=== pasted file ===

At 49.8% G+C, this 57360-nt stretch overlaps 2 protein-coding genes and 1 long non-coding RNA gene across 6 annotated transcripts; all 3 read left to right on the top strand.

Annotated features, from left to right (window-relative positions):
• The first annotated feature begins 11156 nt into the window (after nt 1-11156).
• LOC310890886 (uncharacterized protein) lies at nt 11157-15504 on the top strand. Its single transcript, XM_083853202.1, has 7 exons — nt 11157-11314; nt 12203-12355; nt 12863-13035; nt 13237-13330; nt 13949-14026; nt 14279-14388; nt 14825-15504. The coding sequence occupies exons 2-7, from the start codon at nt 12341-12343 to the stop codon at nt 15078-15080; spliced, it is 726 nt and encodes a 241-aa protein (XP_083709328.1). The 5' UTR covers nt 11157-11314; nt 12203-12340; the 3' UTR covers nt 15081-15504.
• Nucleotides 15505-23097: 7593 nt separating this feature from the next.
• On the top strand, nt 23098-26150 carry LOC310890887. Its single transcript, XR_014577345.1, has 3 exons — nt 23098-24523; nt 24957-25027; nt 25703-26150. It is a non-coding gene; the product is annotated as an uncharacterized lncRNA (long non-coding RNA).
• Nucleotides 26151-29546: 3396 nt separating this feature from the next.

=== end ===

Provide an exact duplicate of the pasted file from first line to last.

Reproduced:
At 49.8% G+C, this 57360-nt stretch overlaps 2 protein-coding genes and 1 long non-coding RNA gene across 6 annotated transcripts; all 3 read left to right on the top strand.

Annotated features, from left to right (window-relative positions):
• The first annotated feature begins 11156 nt into the window (after nt 1-11156).
• LOC310890886 (uncharacterized protein) lies at nt 11157-15504 on the top strand. Its single transcript, XM_083853202.1, has 7 exons — nt 11157-11314; nt 12203-12355; nt 12863-13035; nt 13237-13330; nt 13949-14026; nt 14279-14388; nt 14825-15504. The coding sequence occupies exons 2-7, from the start codon at nt 12341-12343 to the stop codon at nt 15078-15080; spliced, it is 726 nt and encodes a 241-aa protein (XP_083709328.1). The 5' UTR covers nt 11157-11314; nt 12203-12340; the 3' UTR covers nt 15081-15504.
• Nucleotides 15505-23097: 7593 nt separating this feature from the next.
• On the top strand, nt 23098-26150 carry LOC310890887. Its single transcript, XR_014577345.1, has 3 exons — nt 23098-24523; nt 24957-25027; nt 25703-26150. It is a non-coding gene; the product is annotated as an uncharacterized lncRNA (long non-coding RNA).
• Nucleotides 26151-29546: 3396 nt separating this feature from the next.